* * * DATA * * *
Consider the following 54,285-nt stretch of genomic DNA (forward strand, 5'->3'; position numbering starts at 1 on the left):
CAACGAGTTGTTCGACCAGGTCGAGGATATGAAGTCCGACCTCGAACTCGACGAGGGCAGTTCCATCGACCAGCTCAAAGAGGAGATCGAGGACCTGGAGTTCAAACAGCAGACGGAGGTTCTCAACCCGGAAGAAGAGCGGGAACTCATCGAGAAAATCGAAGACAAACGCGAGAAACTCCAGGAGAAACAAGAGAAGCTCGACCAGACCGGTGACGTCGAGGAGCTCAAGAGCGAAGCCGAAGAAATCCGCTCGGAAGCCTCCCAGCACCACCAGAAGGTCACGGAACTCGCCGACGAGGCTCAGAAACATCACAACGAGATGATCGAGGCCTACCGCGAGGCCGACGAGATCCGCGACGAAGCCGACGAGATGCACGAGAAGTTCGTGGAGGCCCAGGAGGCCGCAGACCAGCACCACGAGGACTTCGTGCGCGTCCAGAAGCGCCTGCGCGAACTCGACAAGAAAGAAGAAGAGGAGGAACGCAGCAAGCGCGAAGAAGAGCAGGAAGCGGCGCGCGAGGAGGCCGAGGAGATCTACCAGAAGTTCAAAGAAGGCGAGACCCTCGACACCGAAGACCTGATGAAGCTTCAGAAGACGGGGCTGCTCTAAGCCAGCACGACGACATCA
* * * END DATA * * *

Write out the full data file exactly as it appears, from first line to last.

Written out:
Consider the following 54,285-nt stretch of genomic DNA (forward strand, 5'->3'; position numbering starts at 1 on the left):
CAACGAGTTGTTCGACCAGGTCGAGGATATGAAGTCCGACCTCGAACTCGACGAGGGCAGTTCCATCGACCAGCTCAAAGAGGAGATCGAGGACCTGGAGTTCAAACAGCAGACGGAGGTTCTCAACCCGGAAGAAGAGCGGGAACTCATCGAGAAAATCGAAGACAAACGCGAGAAACTCCAGGAGAAACAAGAGAAGCTCGACCAGACCGGTGACGTCGAGGAGCTCAAGAGCGAAGCCGAAGAAATCCGCTCGGAAGCCTCCCAGCACCACCAGAAGGTCACGGAACTCGCCGACGAGGCTCAGAAACATCACAACGAGATGATCGAGGCCTACCGCGAGGCCGACGAGATCCGCGACGAAGCCGACGAGATGCACGAGAAGTTCGTGGAGGCCCAGGAGGCCGCAGACCAGCACCACGAGGACTTCGTGCGCGTCCAGAAGCGCCTGCGCGAACTCGACAAGAAAGAAGAAGAGGAGGAACGCAGCAAGCGCGAAGAAGAGCAGGAAGCGGCGCGCGAGGAGGCCGAGGAGATCTACCAGAAGTTCAAAGAAGGCGAGACCCTCGACACCGAAGACCTGATGAAGCTTCAGAAGACGGGGCTGCTCTAAGCCAGCACGACGACATCA